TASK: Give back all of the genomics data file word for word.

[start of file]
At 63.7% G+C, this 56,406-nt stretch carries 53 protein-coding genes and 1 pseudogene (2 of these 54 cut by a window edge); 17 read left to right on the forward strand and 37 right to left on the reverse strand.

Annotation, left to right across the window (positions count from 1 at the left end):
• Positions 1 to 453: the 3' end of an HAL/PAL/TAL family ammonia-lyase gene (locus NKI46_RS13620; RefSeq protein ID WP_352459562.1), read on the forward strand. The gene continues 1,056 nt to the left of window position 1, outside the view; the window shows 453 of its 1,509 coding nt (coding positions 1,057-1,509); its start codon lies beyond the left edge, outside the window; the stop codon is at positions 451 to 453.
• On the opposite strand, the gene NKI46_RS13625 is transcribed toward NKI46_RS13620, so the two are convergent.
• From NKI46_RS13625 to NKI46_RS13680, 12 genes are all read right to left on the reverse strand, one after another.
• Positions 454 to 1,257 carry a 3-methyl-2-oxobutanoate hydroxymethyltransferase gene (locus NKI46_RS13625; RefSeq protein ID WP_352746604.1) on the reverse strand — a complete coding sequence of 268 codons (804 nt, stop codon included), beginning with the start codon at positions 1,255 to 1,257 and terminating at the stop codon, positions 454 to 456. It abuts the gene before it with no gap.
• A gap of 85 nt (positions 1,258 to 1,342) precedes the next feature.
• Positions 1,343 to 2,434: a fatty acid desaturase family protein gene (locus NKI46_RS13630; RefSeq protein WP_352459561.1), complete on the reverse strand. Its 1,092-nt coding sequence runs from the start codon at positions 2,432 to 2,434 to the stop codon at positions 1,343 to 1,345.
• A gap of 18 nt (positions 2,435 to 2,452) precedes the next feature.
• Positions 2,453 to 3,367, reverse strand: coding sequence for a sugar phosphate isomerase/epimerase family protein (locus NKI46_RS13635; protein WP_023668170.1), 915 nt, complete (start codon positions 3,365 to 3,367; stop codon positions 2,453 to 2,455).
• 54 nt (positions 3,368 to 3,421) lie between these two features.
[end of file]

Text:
At 63.7% G+C, this 56,406-nt stretch carries 53 protein-coding genes and 1 pseudogene (2 of these 54 cut by a window edge); 17 read left to right on the forward strand and 37 right to left on the reverse strand.

Annotation, left to right across the window (positions count from 1 at the left end):
• Positions 1 to 453: the 3' end of an HAL/PAL/TAL family ammonia-lyase gene (locus NKI46_RS13620; RefSeq protein ID WP_352459562.1), read on the forward strand. The gene continues 1,056 nt to the left of window position 1, outside the view; the window shows 453 of its 1,509 coding nt (coding positions 1,057-1,509); its start codon lies beyond the left edge, outside the window; the stop codon is at positions 451 to 453.
• On the opposite strand, the gene NKI46_RS13625 is transcribed toward NKI46_RS13620, so the two are convergent.
• From NKI46_RS13625 to NKI46_RS13680, 12 genes are all read right to left on the reverse strand, one after another.
• Positions 454 to 1,257 carry a 3-methyl-2-oxobutanoate hydroxymethyltransferase gene (locus NKI46_RS13625; RefSeq protein ID WP_352746604.1) on the reverse strand — a complete coding sequence of 268 codons (804 nt, stop codon included), beginning with the start codon at positions 1,255 to 1,257 and terminating at the stop codon, positions 454 to 456. It abuts the gene before it with no gap.
• A gap of 85 nt (positions 1,258 to 1,342) precedes the next feature.
• Positions 1,343 to 2,434: a fatty acid desaturase family protein gene (locus NKI46_RS13630; RefSeq protein WP_352459561.1), complete on the reverse strand. Its 1,092-nt coding sequence runs from the start codon at positions 2,432 to 2,434 to the stop codon at positions 1,343 to 1,345.
• A gap of 18 nt (positions 2,435 to 2,452) precedes the next feature.
• Positions 2,453 to 3,367, reverse strand: coding sequence for a sugar phosphate isomerase/epimerase family protein (locus NKI46_RS13635; protein WP_023668170.1), 915 nt, complete (start codon positions 3,365 to 3,367; stop codon positions 2,453 to 2,455).
• 54 nt (positions 3,368 to 3,421) lie between these two features.